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Woodward Part 2 (Fiction)


David's birthday party was back in February. We did nothing super special, it was just a few friends at the house, we decided to geek it up with party games, a pinata and video games. We decided we just wanted to celebrate a good life. That's when I first met Further Henceforth.

She was taller, skinner and prettier than I imagined. Her reddish-brown hair came to her knees and made her deep blue eyes pop. It was awesome to see that she was wearing moccasins instead of trendy sneakers or Uggs.

Under her arm was tucked a square present. I cursed myself yet again for forgetting to mention no gifts on the invite e-mail.

Virginia Collinder, she said incredibly formally, holding her hand out. Further Henceforth, she finished when I shook her hand.

Alright, well, at ease, Further. I replied, relaxing a little when she smiled. I just hoped she didn't actually see it as mocking. I can put on a good front at the best of times. David's been saying a lot about you.

Has he? she replied quickly, tilting her head as if in contemplation. That's strange, considering I haven't told him that much. Eric was right, this girl was off.

Well, um, I hesitated. She really caught me off guard, few people can do that. The kids are in the living room and you can put your present with the others in the kitchen.

She smiled thinly and walked into the house. Outside of her looks, I couldn't see why David was interested in her. Teenagers are a whole other species.

I went and hung out with the parents who decided to stick around. I didn't mind. I knew the three of them from growing up anyway. We occupied the kitchen table and shared a bottle of single-malt, Frank's last great pre-junky achievement. Thanks for the hooch, pops. The kids were blasting the TV volume as they played video games, so it was safe for us adults to talk openly.

So, I started, pouring myself a shot. Not to be the one who always brings up the elephant in the room, but...

Further Henceforth, Sue said, letting out a chuckle. I always loved Sue, she's Eric's mom. That whole family is a school of strange fish. They're scary rich, emphasis on scary. No one's even sure if their money is new or old. No one's been brave enough to check.

There was no point in holding back my skepticism. I mean, yeah, she's strange, but Further seems nice enough. The rest of the family can't be that bad.

There have been stories, Don said, pouring his second two-fingers. The Henceforths own an old cottage out near Roanoke. Of course, that's not odd. He sipped and wiped his mustache. The odd part is the tree. Black as night and about five stories tall, I reckon. The tree never bore any fruit and the branches have been bare for as long as people have remembered. Those brave souls who have ventured close enough have told stories of scrapes and loud husky breathing coming from inside the trunk.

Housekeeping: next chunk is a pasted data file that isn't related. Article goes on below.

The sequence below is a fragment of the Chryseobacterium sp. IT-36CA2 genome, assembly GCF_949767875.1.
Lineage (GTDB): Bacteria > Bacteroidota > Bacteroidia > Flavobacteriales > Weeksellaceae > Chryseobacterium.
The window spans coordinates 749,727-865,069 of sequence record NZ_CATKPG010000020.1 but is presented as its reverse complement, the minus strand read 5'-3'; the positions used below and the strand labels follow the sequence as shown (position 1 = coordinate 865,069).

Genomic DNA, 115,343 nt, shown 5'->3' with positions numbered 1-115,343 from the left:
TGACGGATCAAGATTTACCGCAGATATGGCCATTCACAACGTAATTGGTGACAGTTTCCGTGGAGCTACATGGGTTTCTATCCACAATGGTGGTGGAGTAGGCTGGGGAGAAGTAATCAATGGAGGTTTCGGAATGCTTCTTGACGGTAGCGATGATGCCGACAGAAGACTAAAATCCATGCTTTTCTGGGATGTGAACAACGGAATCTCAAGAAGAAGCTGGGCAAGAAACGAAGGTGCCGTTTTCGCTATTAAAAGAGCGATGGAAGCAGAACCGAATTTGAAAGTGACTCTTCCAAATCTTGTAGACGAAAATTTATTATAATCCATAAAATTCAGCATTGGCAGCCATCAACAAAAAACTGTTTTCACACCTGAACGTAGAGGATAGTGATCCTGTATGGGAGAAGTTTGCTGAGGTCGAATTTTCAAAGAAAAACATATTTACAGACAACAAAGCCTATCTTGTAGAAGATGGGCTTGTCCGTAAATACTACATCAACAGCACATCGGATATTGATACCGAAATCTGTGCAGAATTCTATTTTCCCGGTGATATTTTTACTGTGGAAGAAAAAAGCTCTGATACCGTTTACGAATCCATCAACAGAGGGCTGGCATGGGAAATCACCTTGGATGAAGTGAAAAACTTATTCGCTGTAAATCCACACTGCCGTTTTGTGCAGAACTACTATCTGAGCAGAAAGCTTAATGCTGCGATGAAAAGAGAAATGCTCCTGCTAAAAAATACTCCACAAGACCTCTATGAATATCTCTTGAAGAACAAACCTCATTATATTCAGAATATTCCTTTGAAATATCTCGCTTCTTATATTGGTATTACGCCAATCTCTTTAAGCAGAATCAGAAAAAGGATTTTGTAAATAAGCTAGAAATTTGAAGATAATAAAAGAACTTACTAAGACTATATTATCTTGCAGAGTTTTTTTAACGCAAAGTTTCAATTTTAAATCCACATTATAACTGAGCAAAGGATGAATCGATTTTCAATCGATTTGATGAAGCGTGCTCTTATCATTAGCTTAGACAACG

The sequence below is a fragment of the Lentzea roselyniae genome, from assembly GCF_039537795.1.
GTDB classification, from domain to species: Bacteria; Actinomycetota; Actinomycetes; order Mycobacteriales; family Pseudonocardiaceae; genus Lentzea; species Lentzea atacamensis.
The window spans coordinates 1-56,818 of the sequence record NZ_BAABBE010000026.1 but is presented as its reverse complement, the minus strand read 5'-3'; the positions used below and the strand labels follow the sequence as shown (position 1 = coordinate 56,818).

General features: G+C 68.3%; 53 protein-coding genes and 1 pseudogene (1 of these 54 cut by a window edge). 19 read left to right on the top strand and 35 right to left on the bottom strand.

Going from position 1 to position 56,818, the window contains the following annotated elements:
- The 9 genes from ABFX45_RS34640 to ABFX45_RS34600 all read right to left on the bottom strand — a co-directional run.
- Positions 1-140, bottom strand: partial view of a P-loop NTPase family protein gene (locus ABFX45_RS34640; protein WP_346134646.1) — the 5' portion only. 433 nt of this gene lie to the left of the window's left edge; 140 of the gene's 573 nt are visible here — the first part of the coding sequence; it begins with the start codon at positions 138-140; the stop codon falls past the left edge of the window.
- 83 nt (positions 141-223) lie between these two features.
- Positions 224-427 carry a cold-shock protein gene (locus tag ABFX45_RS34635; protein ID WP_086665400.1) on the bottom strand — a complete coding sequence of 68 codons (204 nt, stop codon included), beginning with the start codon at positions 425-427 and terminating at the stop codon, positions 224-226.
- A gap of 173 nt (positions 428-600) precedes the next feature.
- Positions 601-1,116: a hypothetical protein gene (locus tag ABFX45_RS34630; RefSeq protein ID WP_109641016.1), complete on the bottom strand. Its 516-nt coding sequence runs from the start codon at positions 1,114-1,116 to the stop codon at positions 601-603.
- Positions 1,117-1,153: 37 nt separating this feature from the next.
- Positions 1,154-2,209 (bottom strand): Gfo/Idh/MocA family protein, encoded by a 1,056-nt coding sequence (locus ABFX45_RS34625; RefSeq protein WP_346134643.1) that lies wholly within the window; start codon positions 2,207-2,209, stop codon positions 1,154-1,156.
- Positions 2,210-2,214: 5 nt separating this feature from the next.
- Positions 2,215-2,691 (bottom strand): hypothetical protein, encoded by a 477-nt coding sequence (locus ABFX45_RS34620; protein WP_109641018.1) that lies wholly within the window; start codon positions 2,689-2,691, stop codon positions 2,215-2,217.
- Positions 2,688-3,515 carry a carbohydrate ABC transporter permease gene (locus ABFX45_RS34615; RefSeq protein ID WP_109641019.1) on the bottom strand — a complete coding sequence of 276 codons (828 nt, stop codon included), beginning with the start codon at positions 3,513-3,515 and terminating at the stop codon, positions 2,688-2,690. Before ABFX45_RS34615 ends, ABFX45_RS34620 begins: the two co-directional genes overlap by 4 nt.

Of course, that just may be a tale to keep kids off the land, Don resigned and downed his drink. That tree, though, that is real.

The word is that the cottage has been in that family for generations, Erin almost whispered. Visitors that go there never quite come back the same.

We moved onto other subjects and talked and laughed until the sun started going down. Then we went and played party games with the kids. I'm sure they saw it all as dorky, but even Miss Henceforth seemed to be enjoying herself. David later refused to wear a paper hat, but let me take pictures of him blowing out the candles on his cake.

I was relieved when it was just David and me again, lounging on the sofa and watching him mercilessly channel surf. Thanks for the party, he murmured.

Aw, you're welcome, chum! I patronized and flattened his gel-spiked hair and wiped my hand on his shirt. He laughed and playfully swatted my hands away.

Though you did forget to add 'no presents' to the invites, he scoffed and fixed his shirt.

I laughed. I'm sorry. You have to admit that even your shrink would say it's unhealthy for you to think I'm the only person in this world who doesn't suck.

You just suck less, he zinged. Eric's cool. He's always been there for me, even when I was in the hospital. Further's not bad, either.

Not bad, eh? I mocked, nudging him with my elbow.

Yeah, she's hot, he snorted. Though she's different too. She's the only person at school who doesn't look at me like she's expecting me to explode. Even Eric looks at me like that sometimes.

Totally waxing cliché here: it's hard for people to not fear what they don't understand. Especially as a teenager, I reassured, putting my arm around his shoulder and giving a small hug. My mind went right to Further and the story about the tree and wondered what could be inside.

His phone vibrated and he held it up to me to show me it was Further calling. I sat back on the couch and dismissed him with a flick of my hand.

When he was in his room, I opened a window and lit a cigarette. The melancholy was really setting in. I missed Florida and you so much. I also hoped David would never find out what I gave up to have a life with him. I didn't know if he would forgive me.